The practice of medicine has, in a significant way, become an involuntary relationship. The doctor-patient relationship is frequently forced. For twenty years, patients sought my medical advice or opinion and gladly waited for it. If I gave that medical advice at 6:45 pm when the appointment was at 4:45 pm, they thanked me for staying late to see them and some even asked if they could pay me extra for my working late. Now we have administrators who tell doctors that a 15-30 minute wait for patients is unreasonable. The record of that professional opinion was held inviolable by the doctor in trust for the patient. Seldom was that relationship terminated.
Now patients frequently come because they are directed by their insurance carrier into an involuntary relationship, making the doctor–patient relationship suspect. Patients don’t completely trust what the physician records if they believe what is recorded may prevent the care they want.
Occasionally doctors sell their practices for $25 a chart. An administrator who bought the charts, now his organization’s property, may not readily release a patient’s chart to a new doctor. Thereby, the most confidential of all records has been auctioned off to the highest bidder, who considers a patient who has to wait for 30 minutes for an appointment as merely two or three units of lost revenue.
Patients who leave one hospital HMO because the appointment terminates at exactly 15 minutes sometimes find that the doctor in the next HMO presses a time clock when he walks in and a beep goes off after 9 minutes alerting the doctor that he has 60 seconds to bring the medical evaluation to a close and start his/her next appointment. Doctor, medical group, administration, insurance carrier, and patient are all now adversaries in a forced relationship.
Doctors see no hope in solving this problem voluntarily. The profession that in the past looked to the law and lawyers as the ultimate losing game, now is actually looking to lawyers and laws to solve their problems. If we considered ourselves as the protector of our patient’s health, we would never have sold a chart at any price. If we controlled the patient’s medical file we could never be asked to compromise care or to be held hostage. We would continue to have a trusting, healthy interdependent relationship. And none of this has any relationship to laws or lawyers. It’s us, a profession based on principles, simply being professional.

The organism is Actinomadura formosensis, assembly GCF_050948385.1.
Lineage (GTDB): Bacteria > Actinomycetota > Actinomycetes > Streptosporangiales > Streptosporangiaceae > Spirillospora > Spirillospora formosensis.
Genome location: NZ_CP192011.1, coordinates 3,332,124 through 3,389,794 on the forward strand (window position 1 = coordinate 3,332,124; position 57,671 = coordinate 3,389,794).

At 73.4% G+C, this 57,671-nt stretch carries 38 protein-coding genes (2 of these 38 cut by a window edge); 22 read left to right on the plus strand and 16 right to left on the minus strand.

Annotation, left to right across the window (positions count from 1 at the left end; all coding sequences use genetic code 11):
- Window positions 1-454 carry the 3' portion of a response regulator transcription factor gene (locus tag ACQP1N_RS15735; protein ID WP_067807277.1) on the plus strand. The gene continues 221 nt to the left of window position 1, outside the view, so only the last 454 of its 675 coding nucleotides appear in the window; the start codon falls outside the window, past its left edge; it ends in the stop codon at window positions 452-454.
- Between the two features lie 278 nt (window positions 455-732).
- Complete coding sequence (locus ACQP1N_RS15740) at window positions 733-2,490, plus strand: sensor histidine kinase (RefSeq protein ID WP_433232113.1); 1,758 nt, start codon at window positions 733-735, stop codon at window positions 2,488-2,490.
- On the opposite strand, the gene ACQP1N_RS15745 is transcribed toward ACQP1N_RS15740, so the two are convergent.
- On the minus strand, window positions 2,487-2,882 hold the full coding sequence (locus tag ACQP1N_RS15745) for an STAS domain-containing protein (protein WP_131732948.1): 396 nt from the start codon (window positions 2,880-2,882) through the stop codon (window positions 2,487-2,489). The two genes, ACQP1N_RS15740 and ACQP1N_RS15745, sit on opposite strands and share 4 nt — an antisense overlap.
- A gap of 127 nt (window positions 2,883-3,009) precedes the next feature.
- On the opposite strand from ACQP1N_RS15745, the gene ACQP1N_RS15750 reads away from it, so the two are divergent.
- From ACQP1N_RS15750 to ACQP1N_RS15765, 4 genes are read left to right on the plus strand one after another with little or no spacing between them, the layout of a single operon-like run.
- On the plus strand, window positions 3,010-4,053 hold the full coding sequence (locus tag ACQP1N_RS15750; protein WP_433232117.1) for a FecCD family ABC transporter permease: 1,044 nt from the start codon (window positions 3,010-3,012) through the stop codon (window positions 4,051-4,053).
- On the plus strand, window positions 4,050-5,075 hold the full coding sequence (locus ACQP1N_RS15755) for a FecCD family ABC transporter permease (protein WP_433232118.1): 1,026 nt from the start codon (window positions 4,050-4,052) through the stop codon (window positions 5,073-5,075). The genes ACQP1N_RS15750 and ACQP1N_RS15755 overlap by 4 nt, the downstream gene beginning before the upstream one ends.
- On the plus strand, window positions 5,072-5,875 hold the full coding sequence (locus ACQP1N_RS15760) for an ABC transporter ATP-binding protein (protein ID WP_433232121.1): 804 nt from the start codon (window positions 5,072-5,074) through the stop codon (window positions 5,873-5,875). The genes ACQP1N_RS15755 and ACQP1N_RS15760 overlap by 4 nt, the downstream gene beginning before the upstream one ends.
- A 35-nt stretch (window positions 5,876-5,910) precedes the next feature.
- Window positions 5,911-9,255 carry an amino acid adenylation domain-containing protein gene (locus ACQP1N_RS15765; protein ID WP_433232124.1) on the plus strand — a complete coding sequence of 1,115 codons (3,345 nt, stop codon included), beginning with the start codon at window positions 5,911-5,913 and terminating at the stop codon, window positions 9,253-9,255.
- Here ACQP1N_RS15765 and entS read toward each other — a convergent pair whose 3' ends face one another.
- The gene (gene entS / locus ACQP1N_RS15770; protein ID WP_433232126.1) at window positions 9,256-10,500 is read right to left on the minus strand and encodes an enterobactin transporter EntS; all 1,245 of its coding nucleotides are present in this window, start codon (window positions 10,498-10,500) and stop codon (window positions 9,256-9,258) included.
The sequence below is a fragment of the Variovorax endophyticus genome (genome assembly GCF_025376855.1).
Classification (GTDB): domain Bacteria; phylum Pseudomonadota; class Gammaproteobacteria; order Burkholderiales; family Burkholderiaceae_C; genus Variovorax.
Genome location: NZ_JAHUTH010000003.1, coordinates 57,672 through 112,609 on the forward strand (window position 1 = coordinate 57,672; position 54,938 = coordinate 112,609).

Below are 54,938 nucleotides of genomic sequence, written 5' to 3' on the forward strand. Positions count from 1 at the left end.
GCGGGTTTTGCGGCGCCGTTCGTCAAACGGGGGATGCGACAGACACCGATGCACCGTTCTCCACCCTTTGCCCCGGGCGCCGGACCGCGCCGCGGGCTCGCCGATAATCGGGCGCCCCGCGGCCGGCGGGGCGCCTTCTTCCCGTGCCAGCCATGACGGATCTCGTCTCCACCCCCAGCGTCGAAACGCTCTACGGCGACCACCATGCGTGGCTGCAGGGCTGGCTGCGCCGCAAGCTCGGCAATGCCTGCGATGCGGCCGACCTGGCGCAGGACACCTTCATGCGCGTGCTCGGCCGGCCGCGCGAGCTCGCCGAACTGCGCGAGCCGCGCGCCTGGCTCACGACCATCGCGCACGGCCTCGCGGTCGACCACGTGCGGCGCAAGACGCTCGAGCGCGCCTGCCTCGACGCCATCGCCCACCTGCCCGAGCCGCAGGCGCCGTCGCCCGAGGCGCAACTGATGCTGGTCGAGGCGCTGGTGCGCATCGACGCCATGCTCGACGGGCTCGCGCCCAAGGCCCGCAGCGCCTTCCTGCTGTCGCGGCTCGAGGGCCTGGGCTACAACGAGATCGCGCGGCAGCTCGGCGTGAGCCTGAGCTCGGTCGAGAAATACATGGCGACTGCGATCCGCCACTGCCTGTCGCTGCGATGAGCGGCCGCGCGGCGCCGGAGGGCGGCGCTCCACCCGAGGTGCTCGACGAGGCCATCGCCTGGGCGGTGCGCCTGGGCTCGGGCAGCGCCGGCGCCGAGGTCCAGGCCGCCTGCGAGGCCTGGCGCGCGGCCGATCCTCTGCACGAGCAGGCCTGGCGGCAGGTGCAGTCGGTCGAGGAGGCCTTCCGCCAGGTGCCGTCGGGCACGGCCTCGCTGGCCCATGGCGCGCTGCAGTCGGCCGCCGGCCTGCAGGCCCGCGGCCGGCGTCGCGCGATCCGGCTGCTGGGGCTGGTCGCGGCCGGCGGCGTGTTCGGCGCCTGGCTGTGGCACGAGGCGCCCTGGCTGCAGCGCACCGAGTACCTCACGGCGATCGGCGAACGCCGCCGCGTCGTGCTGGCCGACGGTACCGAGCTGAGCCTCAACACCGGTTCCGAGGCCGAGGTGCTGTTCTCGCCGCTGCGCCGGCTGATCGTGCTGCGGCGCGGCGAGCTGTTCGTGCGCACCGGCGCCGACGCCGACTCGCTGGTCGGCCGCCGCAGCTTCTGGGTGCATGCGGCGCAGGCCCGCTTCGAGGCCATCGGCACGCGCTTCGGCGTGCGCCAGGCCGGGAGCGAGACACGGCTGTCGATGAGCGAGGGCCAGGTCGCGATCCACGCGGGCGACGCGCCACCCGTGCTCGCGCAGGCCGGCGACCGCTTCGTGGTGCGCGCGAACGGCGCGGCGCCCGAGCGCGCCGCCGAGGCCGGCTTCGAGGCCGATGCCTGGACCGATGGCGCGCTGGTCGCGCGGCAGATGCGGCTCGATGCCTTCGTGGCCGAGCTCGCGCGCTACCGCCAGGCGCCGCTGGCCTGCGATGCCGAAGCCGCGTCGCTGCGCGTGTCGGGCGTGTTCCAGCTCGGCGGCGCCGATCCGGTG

Are We Going in the Wrong Direction? November 1999
On a recent trip to London to visit our daughter and see the organization she cofounded (www.firsttuesday.com) go international, we were met at the airport by a driver who proceeded to drive on the “wrong” side of the street. It caused me to reflect on a recent story about an elderly lady who was increasingly concerned over her husband’s progressive forgetfulness and his getting lost. In turn, she became anxious about his ability to drive to his weekly golf game and was compelled to buy him a cellular phone, programmed to call home when the send button was pressed. One day, after sending him on his way to golf and extracting a promise to “be careful,” she was doing her housework and noted a news bulletin on the TV that some idiot was driving in the wrong direction on the freeway. As the camera closed in, the car became disturbingly familiar. She immediately called her husband on the cellular phone to ask if he was on the freeway going in the wrong direction? He told his wife, “Don’t worry, honey. There must be hundreds of cars going in the wrong direction.”